With the retirement of Paul Scholes on Tuesday, one of the finest attacking midfield players of the Premier League era brought a glittering career to a close. However, while the Manchester United star was undoubtedly a fine exponent of the beautiful game’s more attractive craft, some of the praise directed toward him subsequently has been slightly rose-tinted.
With such luminaries as Xavi Hernandez and Zinedine Zidane extolling the virtues of the 36-year-old, it may seem crass to suggest that their praise is a touch hyperbolic. But if you step back and take a look at Scholes in detail, it is difficult to get on board with Zidane’s assertion that he is “undoubtedly the greatest of his generation.”
It is true that Scholes’ best talents are under-appreciated by many in this country, but the fact is he did not execute them as effectively as others. Yes, he kept possession well and was a wonderful passer of the ball. But he never had the vision and timing of Xavi or the balletic poise and formidable presence of Zidane.
Scholes has seen the application of such great technique to its maximum effect first-hand on a number of occasions—Fernando Redondo at Old Trafford in 2000, Barcelona at Wembley in 2011, even United's 7-1 victory against Roma in 2007 (a game Scholes missed). But he has never scaled such heights himself.
The problem with bestowing an accolade such as “greatness” upon a player is that he needs more than just good ball retention, fine creativity and an eye for goal—all traits Scholes had in abundance. The greats have all proved their value by demonstrating a level of influence and importance to their team that transcends technical ability.
Scholes never influenced United in the manner of Roy Keane, Eric Cantona or Cristiano Ronaldo. When Xavi, a man who is the focal point for the greatest club side of the modern era, as well as a Spain team who are the reigning world and European champions, grants Scholes favourable comparisons to himself, we may regard this as extremely generous indeed.
Xavi has conducted two Champions League finals with precision, Zidane imposed himself on a World Cup final and both consistently dictated the fortunes of their clubs week in and week out over a number of years. Keane did so as well with his dynamism and will to win, not to mention giving arguably the greatest individual display in Champions League history against Juventus in the 1999 semifinals.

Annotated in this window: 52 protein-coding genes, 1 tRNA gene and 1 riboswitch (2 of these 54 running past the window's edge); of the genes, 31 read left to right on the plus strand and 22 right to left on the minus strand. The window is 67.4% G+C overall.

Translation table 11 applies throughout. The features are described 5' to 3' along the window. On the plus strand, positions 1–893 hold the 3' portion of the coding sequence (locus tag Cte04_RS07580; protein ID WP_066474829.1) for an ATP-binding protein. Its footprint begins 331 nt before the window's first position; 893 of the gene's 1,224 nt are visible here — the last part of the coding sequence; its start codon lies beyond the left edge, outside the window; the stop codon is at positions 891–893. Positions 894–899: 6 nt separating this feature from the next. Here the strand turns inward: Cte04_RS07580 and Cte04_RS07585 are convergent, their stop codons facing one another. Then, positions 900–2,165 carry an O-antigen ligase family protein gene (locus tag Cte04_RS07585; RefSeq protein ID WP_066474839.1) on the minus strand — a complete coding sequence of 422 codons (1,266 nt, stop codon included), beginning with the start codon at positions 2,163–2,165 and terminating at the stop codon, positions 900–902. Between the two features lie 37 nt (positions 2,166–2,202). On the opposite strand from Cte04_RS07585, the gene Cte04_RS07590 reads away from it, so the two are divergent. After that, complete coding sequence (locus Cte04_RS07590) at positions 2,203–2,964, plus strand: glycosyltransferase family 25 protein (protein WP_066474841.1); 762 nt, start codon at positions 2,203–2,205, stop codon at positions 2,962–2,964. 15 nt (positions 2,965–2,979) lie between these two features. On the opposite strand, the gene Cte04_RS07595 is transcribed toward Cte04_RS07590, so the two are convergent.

Scholes never had a match to rival these, and it is telling that, when both he and Keane picked up bookings in that match to rule them out of the final, the Irish skipper was regarded as by far the bigger loss.
At no stage in his career has Scholes even been the best midfielder at United, let alone in Europe. Indeed, for a period around the turn of the century he was arguably only the fourth-best United midfielder (behind Keane, Ryan Giggs and David Beckham), admittedly in a preposterously gifted quartet. By the time Keane and Beckham had left the club and Giggs’ powers were briefly on the wane, Ronaldo had begun to show the form that would lead to him becoming the world’s greatest player soon after.
That Scholes could still perform at the very highest level in his final seasons is also a myth. While Giggs has continued to defy his age, Saturday’s Champions League final notwithstanding, his longtime midfield colleague has looked weary and listless for at least two campaigns. His role has been greatly reduced, and he has rarely looked comfortable in big games.
No matter what Sir Alex Ferguson says about Scholes, he has been trusted to play a combined total of just 28 minutes across their last two Champions League final appearances. He was also substituted before extra time in the victorious 2008 final with United in search of a winner. Even as far back as three years ago Ferguson did not regard him as a game-breaker.
However, that should not take away from what the young man from Salford became, especially at his peak between 1997 and 2003. He was an excellent, gifted midfield player and one-club man. Just don’t call him a great.